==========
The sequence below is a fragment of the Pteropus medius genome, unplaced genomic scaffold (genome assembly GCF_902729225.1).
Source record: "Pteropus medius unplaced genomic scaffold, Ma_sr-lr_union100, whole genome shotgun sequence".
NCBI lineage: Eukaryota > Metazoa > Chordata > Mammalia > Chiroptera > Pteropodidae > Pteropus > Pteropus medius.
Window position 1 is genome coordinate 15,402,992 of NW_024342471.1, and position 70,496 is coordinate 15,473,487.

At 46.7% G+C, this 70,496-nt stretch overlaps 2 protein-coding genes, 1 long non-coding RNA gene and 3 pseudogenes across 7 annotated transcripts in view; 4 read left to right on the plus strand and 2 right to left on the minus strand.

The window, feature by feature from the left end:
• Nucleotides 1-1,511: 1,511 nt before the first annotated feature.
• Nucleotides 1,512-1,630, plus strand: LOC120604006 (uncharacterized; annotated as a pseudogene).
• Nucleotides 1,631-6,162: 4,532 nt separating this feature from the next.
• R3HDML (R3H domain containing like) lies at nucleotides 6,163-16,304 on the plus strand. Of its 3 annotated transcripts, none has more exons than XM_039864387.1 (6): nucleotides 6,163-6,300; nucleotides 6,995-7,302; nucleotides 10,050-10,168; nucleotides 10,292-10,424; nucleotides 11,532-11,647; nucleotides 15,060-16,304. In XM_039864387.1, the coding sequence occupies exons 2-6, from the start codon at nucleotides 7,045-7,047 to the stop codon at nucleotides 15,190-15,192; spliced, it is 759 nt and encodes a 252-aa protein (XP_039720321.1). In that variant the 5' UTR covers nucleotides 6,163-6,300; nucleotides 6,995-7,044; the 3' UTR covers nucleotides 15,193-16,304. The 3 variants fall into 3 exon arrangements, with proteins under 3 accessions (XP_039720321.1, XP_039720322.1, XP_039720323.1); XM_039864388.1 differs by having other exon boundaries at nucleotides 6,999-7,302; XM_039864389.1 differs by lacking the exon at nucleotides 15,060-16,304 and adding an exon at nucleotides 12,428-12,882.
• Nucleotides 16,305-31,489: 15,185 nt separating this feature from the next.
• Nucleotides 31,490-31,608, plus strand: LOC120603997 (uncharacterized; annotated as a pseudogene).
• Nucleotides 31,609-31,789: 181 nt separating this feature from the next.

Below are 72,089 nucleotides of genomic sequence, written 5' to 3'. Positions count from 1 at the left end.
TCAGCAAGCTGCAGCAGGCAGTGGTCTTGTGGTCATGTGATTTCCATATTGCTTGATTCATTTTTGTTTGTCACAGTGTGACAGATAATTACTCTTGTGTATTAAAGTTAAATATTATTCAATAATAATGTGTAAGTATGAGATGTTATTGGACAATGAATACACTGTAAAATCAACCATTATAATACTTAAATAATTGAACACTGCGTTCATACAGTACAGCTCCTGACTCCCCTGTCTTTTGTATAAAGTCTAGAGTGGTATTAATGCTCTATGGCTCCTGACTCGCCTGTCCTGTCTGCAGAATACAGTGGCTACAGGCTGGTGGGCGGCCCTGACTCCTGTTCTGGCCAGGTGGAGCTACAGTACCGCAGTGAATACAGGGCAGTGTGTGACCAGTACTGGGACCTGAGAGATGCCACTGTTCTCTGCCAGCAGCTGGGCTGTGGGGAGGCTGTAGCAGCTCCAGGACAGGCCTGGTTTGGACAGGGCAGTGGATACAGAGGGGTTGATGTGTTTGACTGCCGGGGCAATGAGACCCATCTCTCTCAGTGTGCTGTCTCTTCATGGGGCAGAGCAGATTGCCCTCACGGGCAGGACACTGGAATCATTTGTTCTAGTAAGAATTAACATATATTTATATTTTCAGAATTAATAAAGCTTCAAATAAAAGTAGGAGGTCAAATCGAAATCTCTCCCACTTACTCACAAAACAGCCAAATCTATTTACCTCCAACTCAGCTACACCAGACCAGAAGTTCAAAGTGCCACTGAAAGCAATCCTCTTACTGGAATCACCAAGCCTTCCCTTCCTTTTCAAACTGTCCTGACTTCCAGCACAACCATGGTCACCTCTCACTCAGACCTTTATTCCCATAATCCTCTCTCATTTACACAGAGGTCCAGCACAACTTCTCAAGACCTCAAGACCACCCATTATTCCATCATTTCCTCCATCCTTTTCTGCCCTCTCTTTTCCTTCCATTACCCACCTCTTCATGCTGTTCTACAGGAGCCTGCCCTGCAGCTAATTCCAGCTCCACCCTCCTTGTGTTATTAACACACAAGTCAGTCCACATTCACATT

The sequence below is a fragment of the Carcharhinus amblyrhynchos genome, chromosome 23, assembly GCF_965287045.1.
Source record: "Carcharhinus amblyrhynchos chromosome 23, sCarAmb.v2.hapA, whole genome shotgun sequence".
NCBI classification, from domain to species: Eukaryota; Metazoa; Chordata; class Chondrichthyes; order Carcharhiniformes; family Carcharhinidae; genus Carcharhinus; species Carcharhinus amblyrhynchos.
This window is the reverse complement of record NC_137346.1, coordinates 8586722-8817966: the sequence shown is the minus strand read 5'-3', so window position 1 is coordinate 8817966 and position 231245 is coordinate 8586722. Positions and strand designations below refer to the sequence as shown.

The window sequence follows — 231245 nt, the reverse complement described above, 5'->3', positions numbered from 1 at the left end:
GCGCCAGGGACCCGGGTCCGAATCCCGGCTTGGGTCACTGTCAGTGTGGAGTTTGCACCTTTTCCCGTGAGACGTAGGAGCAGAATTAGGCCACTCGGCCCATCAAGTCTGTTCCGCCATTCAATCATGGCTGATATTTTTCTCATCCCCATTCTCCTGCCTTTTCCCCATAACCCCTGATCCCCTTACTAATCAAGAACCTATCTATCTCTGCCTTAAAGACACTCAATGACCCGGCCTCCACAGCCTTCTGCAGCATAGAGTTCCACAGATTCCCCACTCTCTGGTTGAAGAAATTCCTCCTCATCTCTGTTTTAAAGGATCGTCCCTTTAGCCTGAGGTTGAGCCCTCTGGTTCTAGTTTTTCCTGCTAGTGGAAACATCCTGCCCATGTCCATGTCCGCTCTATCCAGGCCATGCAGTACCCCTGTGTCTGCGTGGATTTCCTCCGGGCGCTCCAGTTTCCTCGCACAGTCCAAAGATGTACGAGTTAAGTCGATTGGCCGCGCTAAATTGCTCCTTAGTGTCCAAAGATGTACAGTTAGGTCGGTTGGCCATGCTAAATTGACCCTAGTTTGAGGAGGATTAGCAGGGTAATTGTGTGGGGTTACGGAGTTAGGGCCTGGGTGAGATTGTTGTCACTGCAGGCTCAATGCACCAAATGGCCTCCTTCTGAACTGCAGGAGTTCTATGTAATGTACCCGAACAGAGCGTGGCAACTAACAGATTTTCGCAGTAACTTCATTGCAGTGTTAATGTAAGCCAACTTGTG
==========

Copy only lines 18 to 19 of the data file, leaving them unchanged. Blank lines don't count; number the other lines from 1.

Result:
NCBI classification, from domain to species: Eukaryota; Metazoa; Chordata; class Chondrichthyes; order Carcharhiniformes; family Carcharhinidae; genus Carcharhinus; species Carcharhinus amblyrhynchos.
This window is the reverse complement of record NC_137346.1, coordinates 8586722-8817966: the sequence shown is the minus strand read 5'-3', so window position 1 is coordinate 8817966 and position 231245 is coordinate 8586722. Positions and strand designations below refer to the sequence as shown.